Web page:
What does DFL stand for?
We received an email this morning from a new resident of our state who wondered why the Democratic Party is referred to as the DFL in Minnesota. She wanted to know if the party is any different here than it is in other states.
Good question. Those of us who've grown up in this state or are longtime residents just take it for granted that everyone understands that the DFL (Democratic Farmer Labor Party) is our term for the Democratic Party in this state. It's essentially no different than the Democratic Party in any other state. But it's been called the DFL in Minnesota since 1944, when the Democratic Party merged with an influential third-party in the state, the Farmer Labor Party.
The Farmer Labor Party was created in 1918, when some Minnesotans — many of them blue collar workers and farmers who felt disenfranchised by the two major parties — banded together to form their own party. The Farmer Labor movement eventually expanded to other states, but it was strongest in Minnesota, where it became strong political force.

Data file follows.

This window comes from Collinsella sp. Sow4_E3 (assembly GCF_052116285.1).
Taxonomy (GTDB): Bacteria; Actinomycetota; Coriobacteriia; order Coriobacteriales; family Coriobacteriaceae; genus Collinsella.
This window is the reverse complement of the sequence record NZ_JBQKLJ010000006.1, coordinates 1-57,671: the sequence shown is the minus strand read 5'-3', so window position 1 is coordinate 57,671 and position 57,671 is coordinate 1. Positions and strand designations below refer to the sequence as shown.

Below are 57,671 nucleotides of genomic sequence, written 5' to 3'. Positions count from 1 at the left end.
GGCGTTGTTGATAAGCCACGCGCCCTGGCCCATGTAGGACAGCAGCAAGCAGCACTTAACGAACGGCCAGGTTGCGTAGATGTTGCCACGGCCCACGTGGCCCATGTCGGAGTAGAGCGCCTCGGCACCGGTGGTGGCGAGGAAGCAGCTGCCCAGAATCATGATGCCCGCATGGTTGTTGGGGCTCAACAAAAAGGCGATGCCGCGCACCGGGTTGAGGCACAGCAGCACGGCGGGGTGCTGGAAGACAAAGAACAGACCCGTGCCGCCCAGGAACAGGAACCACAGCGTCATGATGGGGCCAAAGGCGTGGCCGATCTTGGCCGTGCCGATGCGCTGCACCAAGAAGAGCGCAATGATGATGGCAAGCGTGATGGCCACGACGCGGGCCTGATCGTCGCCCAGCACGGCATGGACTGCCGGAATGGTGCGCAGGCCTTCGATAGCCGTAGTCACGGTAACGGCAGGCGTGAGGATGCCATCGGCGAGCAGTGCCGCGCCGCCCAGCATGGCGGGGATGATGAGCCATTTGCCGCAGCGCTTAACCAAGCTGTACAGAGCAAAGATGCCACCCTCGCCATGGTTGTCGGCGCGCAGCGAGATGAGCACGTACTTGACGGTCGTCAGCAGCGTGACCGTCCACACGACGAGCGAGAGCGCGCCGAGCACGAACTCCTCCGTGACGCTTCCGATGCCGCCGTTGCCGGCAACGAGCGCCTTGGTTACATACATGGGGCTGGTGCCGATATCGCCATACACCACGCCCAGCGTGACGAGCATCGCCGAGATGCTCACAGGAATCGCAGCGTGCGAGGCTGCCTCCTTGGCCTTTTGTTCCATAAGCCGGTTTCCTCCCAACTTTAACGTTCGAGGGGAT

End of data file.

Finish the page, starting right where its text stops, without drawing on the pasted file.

Floyd B. Olson became the first Farmer Labor Party governor of Minnesota, serving as the state's chief executive from 1931-36. Olson was a handsome, articulate and nationally respected governor who was being mentioned in the mid-'30s as a possible presidential candidate. But in 1935 he was diagnosed at Mayo Clinic with stomach cancer and died at St. Mary's Hospital in Rochester in 1936. He was 44.
Two more Farmer Labor governors were later elected, as were four U.S. senators and eight congressmen.
In 1944, Hubert Humphrey successfully pushed the two parties into talks that resulted in their merger. It's been the DFL ever since.
Next history lesson: What happened to Minnesota's Independent-Republican Party?